Breast Cancer Research and Treatment

, Volume 79, Issue 2, pp 225–231

Treatment of Early Stage Breast Cancer: do Surgeons and Patients Agree Regarding Whether Treatment Alternatives were Discussed?


  • Nancy L. Keating
    • Division of General Internal Medicine, Department of MedicineBrigham and Women's Hospital
    • Department of Health Care PolicyHarvard Medical School
  • Jane C. Weeks
    • Department of Adult OncologyDana-Farber Cancer Institute
  • Catherine Borbas
    • Healthcare Education and Research Foundation, Inc.
  • Edward Guadagnoli
    • Department of Health Care PolicyHarvard Medical School

DOI: 10.1023/A:1023903701674

Cite this article as:
Keating, N.L., Weeks, J.C., Borbas, C. et al. Breast Cancer Res Treat (2003) 79: 225. doi:10.1023/A:1023903701674


Background. Informing patients of available treatment alternatives is an important element of informed consent. We examined and compared patients' and their surgeons' reports of discussing treatment alternatives for early stage breast cancer.

Methods. We surveyed early stage breast cancer patients in two states (Minnesota and Massachusetts) about discussions of breast cancer treatments. We also surveyed their surgeons. We compared how often patients' and surgeons' reports about discussions of treatment alternatives agreed, and we used generalized estimating equations to identify factors related to patients' reports that alternatives were not discussed when their surgeons reported that they were discussed.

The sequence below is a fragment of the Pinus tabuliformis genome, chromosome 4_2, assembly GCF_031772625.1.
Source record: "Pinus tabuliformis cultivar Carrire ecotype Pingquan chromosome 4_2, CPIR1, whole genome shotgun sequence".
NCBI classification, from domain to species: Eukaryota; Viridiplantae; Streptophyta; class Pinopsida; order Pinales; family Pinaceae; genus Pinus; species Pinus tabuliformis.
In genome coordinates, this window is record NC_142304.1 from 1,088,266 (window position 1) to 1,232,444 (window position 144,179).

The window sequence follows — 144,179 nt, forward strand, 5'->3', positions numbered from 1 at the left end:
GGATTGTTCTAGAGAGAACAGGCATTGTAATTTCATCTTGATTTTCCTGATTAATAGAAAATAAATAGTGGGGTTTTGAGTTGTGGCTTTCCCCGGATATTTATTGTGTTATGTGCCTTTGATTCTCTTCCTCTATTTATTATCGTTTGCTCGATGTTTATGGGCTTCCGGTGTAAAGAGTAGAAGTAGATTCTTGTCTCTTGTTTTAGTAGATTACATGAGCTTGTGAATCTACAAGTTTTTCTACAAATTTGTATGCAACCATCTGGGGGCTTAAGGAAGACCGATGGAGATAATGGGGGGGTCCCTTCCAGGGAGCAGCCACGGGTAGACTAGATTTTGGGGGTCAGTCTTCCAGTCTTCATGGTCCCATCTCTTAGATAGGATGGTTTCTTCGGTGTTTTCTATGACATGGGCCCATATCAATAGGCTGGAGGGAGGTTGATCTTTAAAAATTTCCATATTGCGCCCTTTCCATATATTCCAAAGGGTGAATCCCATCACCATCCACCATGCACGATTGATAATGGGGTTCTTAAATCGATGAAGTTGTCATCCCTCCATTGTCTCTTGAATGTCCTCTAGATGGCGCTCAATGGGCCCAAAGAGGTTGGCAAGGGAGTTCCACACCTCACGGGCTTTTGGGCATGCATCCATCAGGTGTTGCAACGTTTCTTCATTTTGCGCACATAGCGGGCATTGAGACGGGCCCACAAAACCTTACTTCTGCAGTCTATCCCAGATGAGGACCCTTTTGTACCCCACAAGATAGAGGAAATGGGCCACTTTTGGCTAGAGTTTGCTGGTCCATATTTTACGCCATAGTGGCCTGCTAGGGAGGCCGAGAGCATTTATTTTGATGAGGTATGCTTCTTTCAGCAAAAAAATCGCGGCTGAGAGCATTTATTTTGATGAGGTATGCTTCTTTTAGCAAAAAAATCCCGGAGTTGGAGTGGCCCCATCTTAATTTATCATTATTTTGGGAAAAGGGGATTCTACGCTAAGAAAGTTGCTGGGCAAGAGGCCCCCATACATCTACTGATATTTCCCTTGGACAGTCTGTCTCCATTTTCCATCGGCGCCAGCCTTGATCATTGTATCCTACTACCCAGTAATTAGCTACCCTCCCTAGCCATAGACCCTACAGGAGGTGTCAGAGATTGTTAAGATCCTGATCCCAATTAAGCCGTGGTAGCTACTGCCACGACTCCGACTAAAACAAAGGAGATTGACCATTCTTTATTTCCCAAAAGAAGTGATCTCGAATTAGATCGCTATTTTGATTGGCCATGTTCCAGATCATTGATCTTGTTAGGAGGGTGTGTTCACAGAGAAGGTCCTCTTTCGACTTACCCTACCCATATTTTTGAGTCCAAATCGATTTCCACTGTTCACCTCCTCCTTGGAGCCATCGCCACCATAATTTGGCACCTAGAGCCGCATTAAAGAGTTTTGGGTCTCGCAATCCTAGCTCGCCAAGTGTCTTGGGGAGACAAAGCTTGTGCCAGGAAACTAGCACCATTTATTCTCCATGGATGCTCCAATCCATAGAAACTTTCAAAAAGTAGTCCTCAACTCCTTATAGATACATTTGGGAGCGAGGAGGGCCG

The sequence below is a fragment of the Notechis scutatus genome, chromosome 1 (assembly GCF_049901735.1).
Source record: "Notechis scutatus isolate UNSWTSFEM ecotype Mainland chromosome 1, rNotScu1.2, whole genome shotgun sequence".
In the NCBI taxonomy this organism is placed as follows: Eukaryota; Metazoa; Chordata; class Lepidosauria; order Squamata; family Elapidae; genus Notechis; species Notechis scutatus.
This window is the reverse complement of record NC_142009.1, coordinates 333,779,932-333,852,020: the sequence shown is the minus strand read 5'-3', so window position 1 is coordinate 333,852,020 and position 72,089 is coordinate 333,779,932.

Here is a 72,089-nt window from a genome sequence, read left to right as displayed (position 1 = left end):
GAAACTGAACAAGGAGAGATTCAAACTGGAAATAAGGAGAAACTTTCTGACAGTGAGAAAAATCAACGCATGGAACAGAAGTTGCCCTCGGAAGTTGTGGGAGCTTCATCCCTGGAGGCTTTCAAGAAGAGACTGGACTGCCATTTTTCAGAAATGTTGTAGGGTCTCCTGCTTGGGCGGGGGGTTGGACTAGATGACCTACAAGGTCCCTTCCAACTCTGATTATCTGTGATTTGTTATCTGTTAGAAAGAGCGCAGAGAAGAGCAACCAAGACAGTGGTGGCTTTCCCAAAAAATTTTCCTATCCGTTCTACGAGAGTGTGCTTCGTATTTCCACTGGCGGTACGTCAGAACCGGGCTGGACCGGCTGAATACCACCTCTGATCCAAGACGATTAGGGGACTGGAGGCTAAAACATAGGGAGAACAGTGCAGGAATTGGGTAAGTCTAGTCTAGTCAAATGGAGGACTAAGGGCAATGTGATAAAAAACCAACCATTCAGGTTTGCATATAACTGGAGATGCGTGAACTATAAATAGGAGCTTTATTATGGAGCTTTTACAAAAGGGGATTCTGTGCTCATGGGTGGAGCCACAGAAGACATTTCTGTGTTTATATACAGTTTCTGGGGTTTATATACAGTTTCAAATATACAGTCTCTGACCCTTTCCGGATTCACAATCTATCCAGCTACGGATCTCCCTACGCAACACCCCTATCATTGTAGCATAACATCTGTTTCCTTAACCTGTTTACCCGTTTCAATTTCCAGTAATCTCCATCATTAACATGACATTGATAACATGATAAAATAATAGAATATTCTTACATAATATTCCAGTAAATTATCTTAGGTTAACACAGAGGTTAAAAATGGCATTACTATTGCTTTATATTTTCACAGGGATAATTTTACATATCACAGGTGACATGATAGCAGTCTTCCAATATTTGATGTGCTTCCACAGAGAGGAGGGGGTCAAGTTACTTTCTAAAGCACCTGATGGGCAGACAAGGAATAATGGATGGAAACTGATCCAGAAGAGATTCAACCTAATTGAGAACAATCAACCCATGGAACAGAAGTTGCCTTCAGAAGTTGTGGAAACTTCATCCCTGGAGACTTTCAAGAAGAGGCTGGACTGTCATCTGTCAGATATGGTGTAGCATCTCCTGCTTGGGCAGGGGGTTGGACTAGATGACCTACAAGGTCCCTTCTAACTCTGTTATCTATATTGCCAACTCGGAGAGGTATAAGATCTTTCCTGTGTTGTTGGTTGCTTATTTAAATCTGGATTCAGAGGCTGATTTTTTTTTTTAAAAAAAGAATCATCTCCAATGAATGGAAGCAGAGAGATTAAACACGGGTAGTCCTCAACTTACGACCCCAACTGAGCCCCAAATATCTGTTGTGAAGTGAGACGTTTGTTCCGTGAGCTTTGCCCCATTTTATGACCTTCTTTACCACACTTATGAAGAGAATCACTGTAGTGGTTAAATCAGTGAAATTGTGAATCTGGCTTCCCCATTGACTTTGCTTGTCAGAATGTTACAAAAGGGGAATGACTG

Results. Among 1154 women eligible for both breast-conserving surgery and mastectomy, only 71% reported that their surgeon discussed both treatments. Surgeons of 730 women returned surveys and reported discussing both treatments with 82% of the patients. One-third of the time, patients and surgeons disagreed about whether both treatments were discussed; with patients more often reporting that both treatments were not discussed when surgeons reported they were. In adjusted analyses, compared to better-educated patients, less-educated patients more often reported that their surgeons did not discuss both treatments when their surgeons reported that they did (compared to non-high school graduates, odds ratio (OR) 0.44, 95% confidence interval (CI) 0.22–0.87 for high school graduates; OR 0.51; 95% CI 0.27–0.96 for women with at least some college education; and OR 0.50; 95% CI 0.20–1.24 for women with any post-graduate work).

Conclusion. Patients' and surgeons' reports of treatments discussed often disagree. Interventions to assure that surgeons present and patients fully comprehend treatment options may help to improve the decision-making process, particularly for less well-educated women.

breast cancer communication decision-making informed consent

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© Kluwer Academic Publishers 2003